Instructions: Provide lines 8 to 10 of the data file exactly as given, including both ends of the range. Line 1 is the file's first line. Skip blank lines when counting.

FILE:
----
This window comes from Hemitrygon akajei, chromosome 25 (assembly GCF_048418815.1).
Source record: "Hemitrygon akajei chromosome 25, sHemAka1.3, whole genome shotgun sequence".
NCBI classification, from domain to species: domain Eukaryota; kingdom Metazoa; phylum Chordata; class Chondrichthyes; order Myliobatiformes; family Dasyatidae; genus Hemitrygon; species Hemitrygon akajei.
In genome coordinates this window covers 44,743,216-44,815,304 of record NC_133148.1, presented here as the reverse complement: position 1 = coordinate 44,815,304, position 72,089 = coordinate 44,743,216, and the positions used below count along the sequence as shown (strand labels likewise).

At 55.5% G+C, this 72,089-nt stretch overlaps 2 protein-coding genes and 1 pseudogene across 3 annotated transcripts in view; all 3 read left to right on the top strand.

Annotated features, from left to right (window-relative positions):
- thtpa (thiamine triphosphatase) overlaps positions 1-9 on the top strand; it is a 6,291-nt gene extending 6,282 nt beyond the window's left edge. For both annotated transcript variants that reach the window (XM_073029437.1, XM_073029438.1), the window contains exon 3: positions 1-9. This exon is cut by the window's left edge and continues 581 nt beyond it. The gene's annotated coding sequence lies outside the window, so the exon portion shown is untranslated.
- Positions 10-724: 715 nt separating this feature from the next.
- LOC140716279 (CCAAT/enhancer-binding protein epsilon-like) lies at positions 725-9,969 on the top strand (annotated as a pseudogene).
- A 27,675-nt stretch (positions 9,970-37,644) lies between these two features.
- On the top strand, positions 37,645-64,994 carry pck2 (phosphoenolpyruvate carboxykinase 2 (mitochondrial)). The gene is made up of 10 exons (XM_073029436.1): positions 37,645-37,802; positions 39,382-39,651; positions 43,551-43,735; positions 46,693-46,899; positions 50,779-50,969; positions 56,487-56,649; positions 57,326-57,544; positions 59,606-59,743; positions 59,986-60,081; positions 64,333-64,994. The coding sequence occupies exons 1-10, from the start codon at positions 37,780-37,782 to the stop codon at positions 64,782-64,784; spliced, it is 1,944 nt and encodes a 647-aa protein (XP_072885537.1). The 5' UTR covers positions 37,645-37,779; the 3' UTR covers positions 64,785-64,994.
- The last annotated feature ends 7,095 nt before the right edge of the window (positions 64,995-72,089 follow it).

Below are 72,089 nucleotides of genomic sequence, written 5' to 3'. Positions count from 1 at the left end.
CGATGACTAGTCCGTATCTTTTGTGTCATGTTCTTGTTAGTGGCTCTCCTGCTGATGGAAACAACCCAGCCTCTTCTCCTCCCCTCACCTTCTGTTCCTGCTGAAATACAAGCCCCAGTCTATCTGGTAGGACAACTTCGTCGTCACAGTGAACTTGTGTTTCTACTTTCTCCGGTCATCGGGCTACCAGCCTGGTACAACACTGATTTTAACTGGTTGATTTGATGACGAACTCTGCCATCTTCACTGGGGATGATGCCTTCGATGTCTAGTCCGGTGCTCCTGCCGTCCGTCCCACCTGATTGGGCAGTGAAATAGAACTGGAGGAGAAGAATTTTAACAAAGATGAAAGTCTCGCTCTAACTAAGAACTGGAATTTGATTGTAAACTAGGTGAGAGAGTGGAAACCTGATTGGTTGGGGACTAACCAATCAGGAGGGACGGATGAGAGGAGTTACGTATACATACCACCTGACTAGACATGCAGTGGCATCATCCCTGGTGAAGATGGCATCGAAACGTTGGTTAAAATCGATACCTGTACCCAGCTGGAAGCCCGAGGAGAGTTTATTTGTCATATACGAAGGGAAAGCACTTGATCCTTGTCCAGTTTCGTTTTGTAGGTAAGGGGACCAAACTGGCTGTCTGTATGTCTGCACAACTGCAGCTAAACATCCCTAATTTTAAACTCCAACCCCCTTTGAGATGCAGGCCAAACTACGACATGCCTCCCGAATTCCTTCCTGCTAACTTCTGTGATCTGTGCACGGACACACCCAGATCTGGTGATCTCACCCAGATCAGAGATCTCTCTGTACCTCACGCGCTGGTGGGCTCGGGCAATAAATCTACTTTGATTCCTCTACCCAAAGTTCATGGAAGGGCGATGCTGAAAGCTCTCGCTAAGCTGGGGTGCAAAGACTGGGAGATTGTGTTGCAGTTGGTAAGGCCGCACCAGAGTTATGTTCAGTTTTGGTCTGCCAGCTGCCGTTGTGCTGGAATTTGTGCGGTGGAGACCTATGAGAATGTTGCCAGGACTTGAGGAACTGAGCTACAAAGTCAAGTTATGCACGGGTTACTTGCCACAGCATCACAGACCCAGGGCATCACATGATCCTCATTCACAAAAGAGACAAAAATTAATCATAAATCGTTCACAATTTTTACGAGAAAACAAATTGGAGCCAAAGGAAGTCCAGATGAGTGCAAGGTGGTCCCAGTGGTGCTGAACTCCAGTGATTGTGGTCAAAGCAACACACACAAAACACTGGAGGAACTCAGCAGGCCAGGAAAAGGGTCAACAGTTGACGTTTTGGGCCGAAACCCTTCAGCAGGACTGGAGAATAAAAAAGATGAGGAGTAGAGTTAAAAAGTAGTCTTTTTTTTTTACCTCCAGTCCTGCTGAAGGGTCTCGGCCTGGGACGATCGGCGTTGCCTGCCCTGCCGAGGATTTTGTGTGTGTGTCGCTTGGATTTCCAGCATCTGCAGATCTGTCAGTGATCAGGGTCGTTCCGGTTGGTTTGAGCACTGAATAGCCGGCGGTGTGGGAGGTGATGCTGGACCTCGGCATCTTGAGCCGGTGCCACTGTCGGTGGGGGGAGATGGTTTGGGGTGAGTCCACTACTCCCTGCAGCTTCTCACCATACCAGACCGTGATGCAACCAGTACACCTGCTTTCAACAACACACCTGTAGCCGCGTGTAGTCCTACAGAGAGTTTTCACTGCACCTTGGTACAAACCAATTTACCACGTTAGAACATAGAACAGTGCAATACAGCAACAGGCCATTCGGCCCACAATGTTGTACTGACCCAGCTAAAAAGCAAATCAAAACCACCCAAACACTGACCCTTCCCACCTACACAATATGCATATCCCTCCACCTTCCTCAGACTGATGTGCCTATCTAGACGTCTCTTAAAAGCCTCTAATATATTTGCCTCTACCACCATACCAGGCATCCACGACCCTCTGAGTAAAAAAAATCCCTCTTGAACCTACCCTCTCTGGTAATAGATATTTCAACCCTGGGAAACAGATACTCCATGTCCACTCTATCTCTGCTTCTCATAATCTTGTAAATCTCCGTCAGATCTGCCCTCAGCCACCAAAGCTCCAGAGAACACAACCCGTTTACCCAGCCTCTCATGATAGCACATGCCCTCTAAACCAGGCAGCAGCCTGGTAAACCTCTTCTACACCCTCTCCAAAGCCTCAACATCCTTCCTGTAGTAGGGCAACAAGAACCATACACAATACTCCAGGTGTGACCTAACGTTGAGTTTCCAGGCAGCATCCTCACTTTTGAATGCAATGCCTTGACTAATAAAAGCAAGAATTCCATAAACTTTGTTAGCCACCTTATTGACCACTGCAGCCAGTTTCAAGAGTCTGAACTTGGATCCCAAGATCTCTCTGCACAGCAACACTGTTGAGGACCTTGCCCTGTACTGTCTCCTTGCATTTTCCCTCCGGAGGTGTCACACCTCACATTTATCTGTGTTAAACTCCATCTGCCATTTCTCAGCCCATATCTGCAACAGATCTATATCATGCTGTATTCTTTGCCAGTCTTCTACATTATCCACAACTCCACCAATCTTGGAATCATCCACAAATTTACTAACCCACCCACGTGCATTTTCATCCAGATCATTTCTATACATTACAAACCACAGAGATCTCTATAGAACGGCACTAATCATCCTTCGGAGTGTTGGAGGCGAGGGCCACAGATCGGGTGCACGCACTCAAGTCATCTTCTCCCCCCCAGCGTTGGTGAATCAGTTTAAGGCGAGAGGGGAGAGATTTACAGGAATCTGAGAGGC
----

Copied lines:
- Positions 10-724: 715 nt separating this feature from the next.
- LOC140716279 (CCAAT/enhancer-binding protein epsilon-like) lies at positions 725-9,969 on the top strand (annotated as a pseudogene).
- A 27,675-nt stretch (positions 9,970-37,644) lies between these two features.